Categories: NEWS

FSSAI issues EoI to empanel caterer rating agencies under HRPP scheme

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FSSAI, the country’s apex food regulator, has issued an expression of interest (EoI) for the empanelment of the rating agencies for inspecting catering establishments under the Hygiene Rating and Responsible Place to Eat (HRRP) scheme.
The auditing agencies shall give ratings to food business operators (FBOs) based on their compliance of requirements under Schedule 4 of the Food Safety and Standards Act, 2006, wherein FBOs are required to have a trained supervisor in all premises and the display of food safety boards is mandatory.
The FSSAI will verify these ratings during inspections on a regular interval. Interested companies or agencies can apply by September 28, 2018, while a pre-bid meeting shall take place at the apex regulator’s headquarters at noon on September 18. The notice said that the empanelment will be for three years.
This move by FSSAI particularly holds importance in the background of the recent development, wherein FSSAI directed a number of online service providers, including Zomato and Swiggy, to delist unlicensed and unregistered caterers from their platforms. Also, it reflects weak enforcement on the part of the state authorities.
“The concept is widely in use in many countries and this programme is to promote self-compliance of food hygiene and safety amongst the food businesses. At the same time, the programme is used to make the consumers aware of the quality of the catering organisations,” said Durga Prassad Panda, lead auditor, Food Safety Management System (FSMS), and food safety trainer.
“This is an effort to differentiate amongst the FBOs, who is complying and who’s not. Since the state machineries are already overburdened by the food safety related work, that is why this sort of public-private partnership is coming up to bring more compliance amongst the catering FBOs. It would help the FBOs to build reputation and also to identify the defaulters,” he added.
According to FSSAI, HRRP is a new scheme envisaged under the Project Serve Safe to promote safe and nutritious food through catering sector. Under this programme six factors have been identified include personal hygiene, healthy eating, safe water handling, effective complaint handling, transparency in food preparation and donation of food.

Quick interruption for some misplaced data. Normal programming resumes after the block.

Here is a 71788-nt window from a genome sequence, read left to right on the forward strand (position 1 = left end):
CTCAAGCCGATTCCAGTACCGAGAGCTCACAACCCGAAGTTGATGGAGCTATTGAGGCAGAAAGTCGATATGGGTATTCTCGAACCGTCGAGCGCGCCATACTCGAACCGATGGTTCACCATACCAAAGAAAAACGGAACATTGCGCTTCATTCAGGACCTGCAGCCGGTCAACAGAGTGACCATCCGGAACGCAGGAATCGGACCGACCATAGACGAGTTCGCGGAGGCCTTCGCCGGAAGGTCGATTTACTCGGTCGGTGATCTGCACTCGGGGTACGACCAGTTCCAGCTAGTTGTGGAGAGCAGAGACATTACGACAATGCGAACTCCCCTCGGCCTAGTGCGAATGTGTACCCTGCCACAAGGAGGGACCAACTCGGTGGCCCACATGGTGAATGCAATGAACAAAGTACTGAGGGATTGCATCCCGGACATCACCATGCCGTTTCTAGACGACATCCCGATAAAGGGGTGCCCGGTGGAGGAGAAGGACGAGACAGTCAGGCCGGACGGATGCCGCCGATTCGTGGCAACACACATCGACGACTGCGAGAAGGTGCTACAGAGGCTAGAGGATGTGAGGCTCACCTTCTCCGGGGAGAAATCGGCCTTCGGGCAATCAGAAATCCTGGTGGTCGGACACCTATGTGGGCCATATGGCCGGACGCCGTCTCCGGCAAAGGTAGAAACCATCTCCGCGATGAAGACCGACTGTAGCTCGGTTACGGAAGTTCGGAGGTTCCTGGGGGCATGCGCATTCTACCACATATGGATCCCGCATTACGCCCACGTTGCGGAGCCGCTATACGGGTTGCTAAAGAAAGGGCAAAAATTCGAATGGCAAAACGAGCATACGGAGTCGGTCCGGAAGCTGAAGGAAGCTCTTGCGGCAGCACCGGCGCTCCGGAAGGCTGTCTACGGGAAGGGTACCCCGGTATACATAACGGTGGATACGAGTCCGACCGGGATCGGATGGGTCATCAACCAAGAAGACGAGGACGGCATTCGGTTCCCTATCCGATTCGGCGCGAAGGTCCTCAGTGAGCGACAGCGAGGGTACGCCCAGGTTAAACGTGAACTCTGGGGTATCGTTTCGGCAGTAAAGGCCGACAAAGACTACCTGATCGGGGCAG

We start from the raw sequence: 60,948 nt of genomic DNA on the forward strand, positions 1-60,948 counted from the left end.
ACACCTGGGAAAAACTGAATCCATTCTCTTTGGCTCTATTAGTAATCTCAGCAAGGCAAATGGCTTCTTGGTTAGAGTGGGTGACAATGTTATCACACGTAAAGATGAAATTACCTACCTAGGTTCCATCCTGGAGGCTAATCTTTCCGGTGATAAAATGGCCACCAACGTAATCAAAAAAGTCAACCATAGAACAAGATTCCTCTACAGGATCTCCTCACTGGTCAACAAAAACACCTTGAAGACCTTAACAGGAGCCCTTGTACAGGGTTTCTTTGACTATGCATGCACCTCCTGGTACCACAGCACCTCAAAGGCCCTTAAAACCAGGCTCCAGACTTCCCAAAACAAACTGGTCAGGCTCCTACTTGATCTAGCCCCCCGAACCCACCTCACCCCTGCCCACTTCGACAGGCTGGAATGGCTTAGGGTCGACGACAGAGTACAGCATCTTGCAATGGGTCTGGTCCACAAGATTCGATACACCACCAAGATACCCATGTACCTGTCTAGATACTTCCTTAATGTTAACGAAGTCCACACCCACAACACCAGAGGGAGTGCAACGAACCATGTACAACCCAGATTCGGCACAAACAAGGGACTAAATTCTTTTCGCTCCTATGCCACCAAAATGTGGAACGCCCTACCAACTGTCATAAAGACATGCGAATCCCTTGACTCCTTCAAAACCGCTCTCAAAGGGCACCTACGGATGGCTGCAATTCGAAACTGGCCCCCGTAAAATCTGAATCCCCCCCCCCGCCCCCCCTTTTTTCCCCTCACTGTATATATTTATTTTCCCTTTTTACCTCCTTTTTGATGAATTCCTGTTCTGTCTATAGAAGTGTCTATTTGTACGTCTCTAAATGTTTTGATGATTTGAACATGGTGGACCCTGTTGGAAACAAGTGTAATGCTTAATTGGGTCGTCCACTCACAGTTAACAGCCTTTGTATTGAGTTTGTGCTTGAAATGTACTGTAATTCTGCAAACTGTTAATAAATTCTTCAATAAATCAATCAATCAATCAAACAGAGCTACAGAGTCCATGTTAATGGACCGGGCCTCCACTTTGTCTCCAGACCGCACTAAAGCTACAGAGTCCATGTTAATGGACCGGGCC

Categories: NEWS

Mustard oil adulteration under scanner in Mohali

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MOHALI: Following directions from food safety commissioner K S Pannu, the Mohali administration is all set to crack the whip on the sale of adulterated mustard oil in the city.

Mohali deputy commissioner Gurpeet Kaur Sapra said that directions have been given to the food safety teams of the health department to be strict in this regard.

"Commissioner of food and drug administration has warned of strong legal action against people who indulge in adulteration. Many unscrupulous dealers, bottlers and manufacturers mix cheap palm oil, crude rice bran oil and crude soybean oil with mustard oil.

They even add colours and other chemicals. We have given these people a chance to mend ways. Now it is time for them to face action," Sapra said and added that sensitization activities against adulteration had already been conducted.

Meanwhile, commissioner of food and drug administration Kahan Singh Pannu said that that cheaper adulterated mustard oil was harmful for health and impacting sales of genuine mustard oil.

"Mustard is sown in around one lakh acres of land during winter in the state. This gives produce equivalent to 4.8 lakh quintals. It is vital to note that farmers growing mustard get robbed of their genuine profits due to markets being flooded with adulterated mustard oil," Pannu said.

Warning adulterators, Pannu said that committees have been constituted to raid and seize substandard adulterated mustard oil from the units that are involved in such activities. "We will also take legal action against people involved in production of spurious and sub-standard mustard oil.

"No exceptions will be made. Adulteration is not an activity ushered by ignorance, it comes under a well-planned criminal activity," the official added.

Categories: NEWS

போதை பொருட்கள் விற்றால் உரிமம் ரத்து

17,September, 2018 Comments off

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Categories: DISTRICT-NEWS, Salem

திருகோவில்லுரில் புகையிலை பொருட்கள் பறிமுதல்